Social panic involves an exaggerated fear among a large number of people about some evil which is supposedly threatening society.

"The popularity of social media has fuelled these irrational fears," Osborne explains. "The fear of clowns is spreading so quickly online it is almost behaving like a virus.

"It is not dissimilar to how people might react to news of a shark attack.

Studies have also shown that dressing up like this can make it easier for offenders to do harm to other people because they are hiding behind a mask, he says.

"Research in the 1970s showed that if you take a regular person and put them in a Ku Klux Klan hat, they can become more aggressive and behave out of character.

"There is a de-individualisation going on with the offender which makes it easier for them to carry out acts of violence.

"Some of these so called creepy clowns have been known to carry weapons, so it is no surprise the police have concerns."

"A few ­idiots wearing masks and wigs bought from $2 shops are really freaking people out."

Although the bizarre craze is not expected to last, it is having a palpable effect on Kiwis who make a living from dressing as clowns.

Rory Foley is a director of Fear NZ, a company that runs horror-based events for charity. He believes the fad could seriously harm the horror industry's reputation and lead to someone getting seriously hurt.

He says in recent weeks customers have been asking specifically for clowns not to be sent to parties and functions as part of the entertainment.

"Our actors are aware a lot of people have phobias about clowns and are very understanding about this," he says. "If anyone has any concerns or are upset, our people know to rip their masks off straight away."

Foley has also stopped hiring out or selling clown costumes for the time being after noticing a recent spike in enquiries.

"I know what these people are up to and I don't want to encourage them," he says.
"I am also worried because people are posting on social media that if a clown comes anywhere near them, they will react with violence.

"The last thing we need is to be dealing with vigilante clown beaters, so we are being extra careful until this whole thing blows over."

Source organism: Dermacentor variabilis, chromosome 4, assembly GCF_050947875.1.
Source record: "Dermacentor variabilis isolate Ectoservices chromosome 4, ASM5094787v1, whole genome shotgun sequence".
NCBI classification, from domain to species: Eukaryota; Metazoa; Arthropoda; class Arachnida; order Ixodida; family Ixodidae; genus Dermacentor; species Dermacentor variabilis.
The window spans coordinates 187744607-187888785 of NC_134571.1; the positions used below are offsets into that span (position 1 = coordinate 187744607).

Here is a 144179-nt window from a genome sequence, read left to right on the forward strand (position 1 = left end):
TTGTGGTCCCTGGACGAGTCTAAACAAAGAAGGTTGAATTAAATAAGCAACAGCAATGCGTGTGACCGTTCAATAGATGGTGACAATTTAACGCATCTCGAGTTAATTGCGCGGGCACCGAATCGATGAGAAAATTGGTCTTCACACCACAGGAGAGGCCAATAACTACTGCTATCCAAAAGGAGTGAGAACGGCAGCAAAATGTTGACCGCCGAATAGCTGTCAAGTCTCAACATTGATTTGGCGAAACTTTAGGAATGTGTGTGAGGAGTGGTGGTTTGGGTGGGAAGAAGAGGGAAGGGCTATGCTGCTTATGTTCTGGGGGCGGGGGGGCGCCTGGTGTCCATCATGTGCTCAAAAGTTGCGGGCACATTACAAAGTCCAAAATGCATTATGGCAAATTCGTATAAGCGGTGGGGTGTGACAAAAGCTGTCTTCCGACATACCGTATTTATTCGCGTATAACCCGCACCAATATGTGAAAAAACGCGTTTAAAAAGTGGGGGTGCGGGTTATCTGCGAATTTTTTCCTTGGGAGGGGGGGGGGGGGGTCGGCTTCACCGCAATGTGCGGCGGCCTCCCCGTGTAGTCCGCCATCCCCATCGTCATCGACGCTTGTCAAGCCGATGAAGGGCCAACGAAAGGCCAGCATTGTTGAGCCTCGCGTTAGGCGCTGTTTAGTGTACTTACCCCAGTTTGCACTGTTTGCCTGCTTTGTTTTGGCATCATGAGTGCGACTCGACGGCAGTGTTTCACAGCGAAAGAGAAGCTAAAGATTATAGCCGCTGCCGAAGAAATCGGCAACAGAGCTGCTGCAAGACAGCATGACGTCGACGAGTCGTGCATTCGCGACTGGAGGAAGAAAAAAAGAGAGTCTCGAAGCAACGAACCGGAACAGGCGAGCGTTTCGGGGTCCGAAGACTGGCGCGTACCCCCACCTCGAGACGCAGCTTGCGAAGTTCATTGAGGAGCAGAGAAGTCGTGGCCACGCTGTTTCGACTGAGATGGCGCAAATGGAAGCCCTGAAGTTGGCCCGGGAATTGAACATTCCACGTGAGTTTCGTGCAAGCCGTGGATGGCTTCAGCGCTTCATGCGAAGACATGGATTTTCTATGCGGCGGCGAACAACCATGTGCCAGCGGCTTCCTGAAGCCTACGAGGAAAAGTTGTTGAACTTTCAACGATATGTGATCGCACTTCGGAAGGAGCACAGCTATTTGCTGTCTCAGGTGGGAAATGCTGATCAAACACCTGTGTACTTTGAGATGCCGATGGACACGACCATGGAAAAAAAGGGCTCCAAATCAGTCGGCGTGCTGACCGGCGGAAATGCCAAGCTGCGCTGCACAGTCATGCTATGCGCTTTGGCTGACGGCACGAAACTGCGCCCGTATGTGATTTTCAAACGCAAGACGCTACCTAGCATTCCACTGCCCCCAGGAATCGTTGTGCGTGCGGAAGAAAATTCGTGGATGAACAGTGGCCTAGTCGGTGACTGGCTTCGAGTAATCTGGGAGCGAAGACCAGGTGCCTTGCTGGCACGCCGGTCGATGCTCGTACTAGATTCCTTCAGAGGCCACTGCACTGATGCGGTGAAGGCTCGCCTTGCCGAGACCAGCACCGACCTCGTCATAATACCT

Dave Fane in his not-creepy clown role for The Brokenwood Mysteries. Photo / Rachael Keereweer
Dave Fane in his not-creepy clown role for The Brokenwood Mysteries. Photo / Rachael Keereweer

Kiwi actor David Fane was delighted to land a part as a clown in the new series of television crime show The Brokenwood Mysteries - but now he is not so sure.

Fane has previously starred in hit homegrown movies such as Sione's Wedding, Eagle vs Shark and The Tattooist.

He turns up as an affable clown in an upcoming episode of The Brokenwood Mysteries. It was filmed before the current creepy clown craze started but he thinks viewers might now see him as one of the potential killers on the hit murder-mystery police drama, rather than a jolly kids' entertainer.

"One of the characters in the show is scared of clowns but my character is one of the good guys," he says. "He certainly does not go about threatening people with a baseball bat or anything.

"I get to ride around on a tricycle with chopper handlebars and multiple horns and make people laugh, unlike these buggers who are running around at the moment.

"It is hard work getting the costume and all the makeup on so the people who are scaring people are putting a lot of effort into it, which is a worry."

But Fane has a confession - when he was at drama school he played a clown he christened "Basher".

"I got a mask like something from the Phantom of the Opera and used it for when we did the clown component at classes. It was all a bit of a laugh but now I'm thinking I might have got it right."